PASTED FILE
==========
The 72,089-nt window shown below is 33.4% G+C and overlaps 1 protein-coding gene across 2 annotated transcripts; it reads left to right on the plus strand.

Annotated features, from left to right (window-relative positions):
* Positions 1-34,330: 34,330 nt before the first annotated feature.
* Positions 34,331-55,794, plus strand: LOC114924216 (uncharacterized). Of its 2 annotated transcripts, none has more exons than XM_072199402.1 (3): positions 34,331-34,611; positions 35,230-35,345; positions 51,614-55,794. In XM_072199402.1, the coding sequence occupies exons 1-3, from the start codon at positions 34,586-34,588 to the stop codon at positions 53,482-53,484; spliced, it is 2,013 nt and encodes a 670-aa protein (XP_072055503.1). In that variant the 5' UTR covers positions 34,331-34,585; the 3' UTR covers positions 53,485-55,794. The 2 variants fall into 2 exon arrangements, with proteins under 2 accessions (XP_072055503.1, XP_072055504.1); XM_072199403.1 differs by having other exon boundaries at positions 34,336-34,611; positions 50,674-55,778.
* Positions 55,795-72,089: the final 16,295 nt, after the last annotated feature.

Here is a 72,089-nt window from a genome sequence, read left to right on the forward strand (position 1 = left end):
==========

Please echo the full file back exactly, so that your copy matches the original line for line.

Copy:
The 72,089-nt window shown below is 33.4% G+C and overlaps 1 protein-coding gene across 2 annotated transcripts; it reads left to right on the plus strand.

Annotated features, from left to right (window-relative positions):
* Positions 1-34,330: 34,330 nt before the first annotated feature.
* Positions 34,331-55,794, plus strand: LOC114924216 (uncharacterized). Of its 2 annotated transcripts, none has more exons than XM_072199402.1 (3): positions 34,331-34,611; positions 35,230-35,345; positions 51,614-55,794. In XM_072199402.1, the coding sequence occupies exons 1-3, from the start codon at positions 34,586-34,588 to the stop codon at positions 53,482-53,484; spliced, it is 2,013 nt and encodes a 670-aa protein (XP_072055503.1). In that variant the 5' UTR covers positions 34,331-34,585; the 3' UTR covers positions 53,485-55,794. The 2 variants fall into 2 exon arrangements, with proteins under 2 accessions (XP_072055503.1, XP_072055504.1); XM_072199403.1 differs by having other exon boundaries at positions 34,336-34,611; positions 50,674-55,778.
* Positions 55,795-72,089: the final 16,295 nt, after the last annotated feature.

Here is a 72,089-nt window from a genome sequence, read left to right on the forward strand (position 1 = left end):